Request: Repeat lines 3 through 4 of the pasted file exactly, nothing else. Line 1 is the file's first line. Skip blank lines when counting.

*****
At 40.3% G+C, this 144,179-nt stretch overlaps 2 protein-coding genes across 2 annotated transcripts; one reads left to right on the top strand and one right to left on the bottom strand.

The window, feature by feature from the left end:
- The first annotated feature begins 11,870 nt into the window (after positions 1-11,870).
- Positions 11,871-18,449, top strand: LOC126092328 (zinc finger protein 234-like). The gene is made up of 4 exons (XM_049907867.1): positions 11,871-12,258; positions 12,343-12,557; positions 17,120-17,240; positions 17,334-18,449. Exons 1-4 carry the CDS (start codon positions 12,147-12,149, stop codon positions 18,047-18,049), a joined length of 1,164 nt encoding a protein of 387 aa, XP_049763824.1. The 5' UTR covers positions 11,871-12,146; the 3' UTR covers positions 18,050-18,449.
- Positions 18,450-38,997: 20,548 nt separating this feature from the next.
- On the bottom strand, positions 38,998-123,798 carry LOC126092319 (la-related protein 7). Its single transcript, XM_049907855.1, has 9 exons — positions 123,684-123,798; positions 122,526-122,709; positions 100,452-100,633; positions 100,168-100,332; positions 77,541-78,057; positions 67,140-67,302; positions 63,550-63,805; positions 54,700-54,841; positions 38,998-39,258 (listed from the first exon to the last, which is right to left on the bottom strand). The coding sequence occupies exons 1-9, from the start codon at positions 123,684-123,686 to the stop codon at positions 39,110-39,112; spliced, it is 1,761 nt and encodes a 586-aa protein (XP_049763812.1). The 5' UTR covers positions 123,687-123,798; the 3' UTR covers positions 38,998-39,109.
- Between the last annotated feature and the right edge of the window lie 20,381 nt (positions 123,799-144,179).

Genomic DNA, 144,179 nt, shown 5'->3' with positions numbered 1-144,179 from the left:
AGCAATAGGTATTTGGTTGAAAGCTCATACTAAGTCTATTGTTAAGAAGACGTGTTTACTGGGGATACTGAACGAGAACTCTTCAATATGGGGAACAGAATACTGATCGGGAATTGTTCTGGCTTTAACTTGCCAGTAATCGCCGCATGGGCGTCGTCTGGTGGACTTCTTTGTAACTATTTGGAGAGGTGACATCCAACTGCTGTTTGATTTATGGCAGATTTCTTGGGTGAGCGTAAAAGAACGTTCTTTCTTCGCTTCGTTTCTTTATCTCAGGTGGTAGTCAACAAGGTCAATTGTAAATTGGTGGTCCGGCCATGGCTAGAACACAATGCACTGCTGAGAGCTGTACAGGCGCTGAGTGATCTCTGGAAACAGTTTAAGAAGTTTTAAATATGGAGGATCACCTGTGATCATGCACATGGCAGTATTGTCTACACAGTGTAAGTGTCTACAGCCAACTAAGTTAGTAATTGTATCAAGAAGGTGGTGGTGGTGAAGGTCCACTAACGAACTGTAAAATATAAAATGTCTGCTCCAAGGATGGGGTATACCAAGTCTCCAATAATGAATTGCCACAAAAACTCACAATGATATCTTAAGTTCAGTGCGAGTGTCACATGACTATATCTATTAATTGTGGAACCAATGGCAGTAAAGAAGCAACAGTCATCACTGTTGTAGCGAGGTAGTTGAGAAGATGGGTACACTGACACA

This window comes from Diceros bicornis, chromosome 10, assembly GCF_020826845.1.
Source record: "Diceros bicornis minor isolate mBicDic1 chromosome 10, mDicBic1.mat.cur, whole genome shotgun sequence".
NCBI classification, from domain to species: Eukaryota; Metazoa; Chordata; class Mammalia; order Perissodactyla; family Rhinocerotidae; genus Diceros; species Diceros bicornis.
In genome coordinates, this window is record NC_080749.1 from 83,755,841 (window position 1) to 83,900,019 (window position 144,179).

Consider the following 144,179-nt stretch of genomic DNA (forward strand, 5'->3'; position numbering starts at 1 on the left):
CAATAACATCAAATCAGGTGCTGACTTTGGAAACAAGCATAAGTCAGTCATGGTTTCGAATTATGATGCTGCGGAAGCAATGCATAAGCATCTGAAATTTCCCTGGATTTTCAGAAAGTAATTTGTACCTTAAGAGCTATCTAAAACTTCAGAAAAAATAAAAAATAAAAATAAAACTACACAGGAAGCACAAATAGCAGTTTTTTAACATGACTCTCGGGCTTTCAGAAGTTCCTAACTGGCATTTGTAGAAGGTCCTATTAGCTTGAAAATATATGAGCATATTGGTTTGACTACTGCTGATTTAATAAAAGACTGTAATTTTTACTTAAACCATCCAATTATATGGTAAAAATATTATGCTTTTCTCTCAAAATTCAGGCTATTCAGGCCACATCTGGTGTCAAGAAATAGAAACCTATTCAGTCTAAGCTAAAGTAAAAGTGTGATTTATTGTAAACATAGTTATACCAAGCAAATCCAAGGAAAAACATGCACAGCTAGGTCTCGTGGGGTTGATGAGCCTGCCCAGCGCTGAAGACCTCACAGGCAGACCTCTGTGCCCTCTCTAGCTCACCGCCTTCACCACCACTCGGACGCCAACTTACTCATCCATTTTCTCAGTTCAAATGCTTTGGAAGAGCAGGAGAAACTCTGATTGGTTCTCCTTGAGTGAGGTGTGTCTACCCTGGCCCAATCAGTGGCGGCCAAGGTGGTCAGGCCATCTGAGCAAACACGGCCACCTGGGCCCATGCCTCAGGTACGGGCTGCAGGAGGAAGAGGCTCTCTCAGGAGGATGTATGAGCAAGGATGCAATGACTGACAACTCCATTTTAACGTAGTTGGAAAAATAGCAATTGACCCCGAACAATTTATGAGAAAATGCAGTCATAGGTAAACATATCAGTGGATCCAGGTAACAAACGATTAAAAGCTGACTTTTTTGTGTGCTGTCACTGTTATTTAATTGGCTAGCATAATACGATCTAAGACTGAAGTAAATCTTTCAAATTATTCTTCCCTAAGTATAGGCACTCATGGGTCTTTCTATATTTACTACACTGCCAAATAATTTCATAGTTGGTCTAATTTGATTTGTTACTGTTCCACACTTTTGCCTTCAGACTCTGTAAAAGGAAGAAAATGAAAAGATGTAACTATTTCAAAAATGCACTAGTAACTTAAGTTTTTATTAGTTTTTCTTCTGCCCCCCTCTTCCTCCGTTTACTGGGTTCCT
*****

- The first annotated feature begins 11,870 nt into the window (after positions 1-11,870).
- Positions 11,871-18,449, top strand: LOC126092328 (zinc finger protein 234-like). The gene is made up of 4 exons (XM_049907867.1): positions 11,871-12,258; positions 12,343-12,557; positions 17,120-17,240; positions 17,334-18,449. Exons 1-4 carry the CDS (start codon positions 12,147-12,149, stop codon positions 18,047-18,049), a joined length of 1,164 nt encoding a protein of 387 aa, XP_049763824.1. The 5' UTR covers positions 11,871-12,146; the 3' UTR covers positions 18,050-18,449.